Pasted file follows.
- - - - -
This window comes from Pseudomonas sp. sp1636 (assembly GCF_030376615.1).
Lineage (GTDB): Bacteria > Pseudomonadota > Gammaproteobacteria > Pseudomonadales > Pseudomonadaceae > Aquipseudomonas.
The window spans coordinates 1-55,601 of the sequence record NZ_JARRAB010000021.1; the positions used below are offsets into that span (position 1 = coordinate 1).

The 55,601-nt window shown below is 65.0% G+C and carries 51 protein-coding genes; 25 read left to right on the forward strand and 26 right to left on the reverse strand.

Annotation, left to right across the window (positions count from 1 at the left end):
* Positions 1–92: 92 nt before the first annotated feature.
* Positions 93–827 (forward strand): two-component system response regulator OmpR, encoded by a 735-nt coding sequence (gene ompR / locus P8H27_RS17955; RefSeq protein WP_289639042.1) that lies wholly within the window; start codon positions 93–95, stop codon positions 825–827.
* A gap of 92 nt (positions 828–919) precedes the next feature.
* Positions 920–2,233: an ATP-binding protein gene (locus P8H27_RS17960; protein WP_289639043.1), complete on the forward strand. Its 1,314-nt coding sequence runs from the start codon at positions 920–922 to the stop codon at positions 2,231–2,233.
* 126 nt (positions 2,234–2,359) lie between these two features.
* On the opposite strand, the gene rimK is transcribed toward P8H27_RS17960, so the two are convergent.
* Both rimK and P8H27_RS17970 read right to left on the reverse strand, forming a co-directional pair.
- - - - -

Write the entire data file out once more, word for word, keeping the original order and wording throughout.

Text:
This window comes from Pseudomonas sp. sp1636 (assembly GCF_030376615.1).
Lineage (GTDB): Bacteria > Pseudomonadota > Gammaproteobacteria > Pseudomonadales > Pseudomonadaceae > Aquipseudomonas.
The window spans coordinates 1-55,601 of the sequence record NZ_JARRAB010000021.1; the positions used below are offsets into that span (position 1 = coordinate 1).

The 55,601-nt window shown below is 65.0% G+C and carries 51 protein-coding genes; 25 read left to right on the forward strand and 26 right to left on the reverse strand.

Annotation, left to right across the window (positions count from 1 at the left end):
* Positions 1–92: 92 nt before the first annotated feature.
* Positions 93–827 (forward strand): two-component system response regulator OmpR, encoded by a 735-nt coding sequence (gene ompR / locus P8H27_RS17955; RefSeq protein WP_289639042.1) that lies wholly within the window; start codon positions 93–95, stop codon positions 825–827.
* A gap of 92 nt (positions 828–919) precedes the next feature.
* Positions 920–2,233: an ATP-binding protein gene (locus P8H27_RS17960; protein WP_289639043.1), complete on the forward strand. Its 1,314-nt coding sequence runs from the start codon at positions 920–922 to the stop codon at positions 2,231–2,233.
* 126 nt (positions 2,234–2,359) lie between these two features.
* On the opposite strand, the gene rimK is transcribed toward P8H27_RS17960, so the two are convergent.
* Both rimK and P8H27_RS17970 read right to left on the reverse strand, forming a co-directional pair.